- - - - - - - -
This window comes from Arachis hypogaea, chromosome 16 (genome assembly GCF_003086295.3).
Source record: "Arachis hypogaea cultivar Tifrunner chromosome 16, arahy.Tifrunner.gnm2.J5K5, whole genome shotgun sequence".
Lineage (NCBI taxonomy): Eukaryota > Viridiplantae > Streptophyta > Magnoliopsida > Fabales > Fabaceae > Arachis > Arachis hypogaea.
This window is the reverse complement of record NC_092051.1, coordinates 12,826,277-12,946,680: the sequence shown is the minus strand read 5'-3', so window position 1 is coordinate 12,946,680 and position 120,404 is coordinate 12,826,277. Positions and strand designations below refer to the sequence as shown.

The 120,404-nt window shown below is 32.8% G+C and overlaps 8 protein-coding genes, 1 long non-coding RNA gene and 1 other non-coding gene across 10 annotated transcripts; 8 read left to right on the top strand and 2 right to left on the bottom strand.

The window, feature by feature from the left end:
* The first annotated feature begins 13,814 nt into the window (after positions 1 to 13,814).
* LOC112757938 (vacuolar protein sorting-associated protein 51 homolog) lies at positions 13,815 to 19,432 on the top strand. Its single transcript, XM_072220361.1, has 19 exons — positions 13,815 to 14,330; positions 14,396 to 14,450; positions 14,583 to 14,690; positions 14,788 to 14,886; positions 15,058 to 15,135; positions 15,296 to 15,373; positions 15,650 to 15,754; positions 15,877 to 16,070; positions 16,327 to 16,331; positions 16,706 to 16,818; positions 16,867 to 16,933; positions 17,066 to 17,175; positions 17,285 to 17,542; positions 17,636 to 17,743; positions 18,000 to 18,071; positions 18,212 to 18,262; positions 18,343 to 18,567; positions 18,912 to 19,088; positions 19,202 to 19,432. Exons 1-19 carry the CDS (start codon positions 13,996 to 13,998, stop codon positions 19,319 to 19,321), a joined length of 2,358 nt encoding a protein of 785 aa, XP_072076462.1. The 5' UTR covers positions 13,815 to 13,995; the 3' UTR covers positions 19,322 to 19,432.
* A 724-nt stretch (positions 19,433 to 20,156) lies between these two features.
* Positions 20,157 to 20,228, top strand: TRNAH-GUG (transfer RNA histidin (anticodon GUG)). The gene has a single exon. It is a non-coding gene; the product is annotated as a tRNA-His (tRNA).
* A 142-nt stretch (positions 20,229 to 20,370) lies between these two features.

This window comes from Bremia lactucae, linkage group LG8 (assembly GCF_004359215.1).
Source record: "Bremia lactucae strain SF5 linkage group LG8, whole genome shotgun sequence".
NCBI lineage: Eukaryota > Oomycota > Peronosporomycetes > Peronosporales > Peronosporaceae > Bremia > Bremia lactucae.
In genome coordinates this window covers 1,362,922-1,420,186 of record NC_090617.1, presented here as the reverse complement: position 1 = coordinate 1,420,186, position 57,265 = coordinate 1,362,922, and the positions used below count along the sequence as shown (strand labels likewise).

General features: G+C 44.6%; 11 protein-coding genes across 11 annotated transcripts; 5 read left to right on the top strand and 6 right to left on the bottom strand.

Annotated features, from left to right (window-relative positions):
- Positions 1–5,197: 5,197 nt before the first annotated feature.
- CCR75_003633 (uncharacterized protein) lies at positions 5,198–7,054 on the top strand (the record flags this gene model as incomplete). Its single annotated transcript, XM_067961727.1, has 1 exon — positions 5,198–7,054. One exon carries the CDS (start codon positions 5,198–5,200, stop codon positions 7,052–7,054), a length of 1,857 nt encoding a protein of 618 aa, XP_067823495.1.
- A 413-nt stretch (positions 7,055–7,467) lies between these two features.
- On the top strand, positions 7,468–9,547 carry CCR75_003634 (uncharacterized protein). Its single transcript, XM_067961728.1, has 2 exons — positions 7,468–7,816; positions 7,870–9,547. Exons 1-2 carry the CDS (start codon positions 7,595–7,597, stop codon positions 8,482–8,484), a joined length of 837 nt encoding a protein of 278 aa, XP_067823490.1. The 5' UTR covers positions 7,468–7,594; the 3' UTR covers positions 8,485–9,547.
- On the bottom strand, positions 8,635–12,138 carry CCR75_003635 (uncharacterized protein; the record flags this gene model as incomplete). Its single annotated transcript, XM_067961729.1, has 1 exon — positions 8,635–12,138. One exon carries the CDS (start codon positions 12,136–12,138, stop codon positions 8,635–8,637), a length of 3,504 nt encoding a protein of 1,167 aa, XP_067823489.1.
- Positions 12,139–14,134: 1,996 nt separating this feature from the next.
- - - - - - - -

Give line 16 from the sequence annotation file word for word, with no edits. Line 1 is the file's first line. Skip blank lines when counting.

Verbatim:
General features: G+C 44.6%; 11 protein-coding genes across 11 annotated transcripts; 5 read left to right on the top strand and 6 right to left on the bottom strand.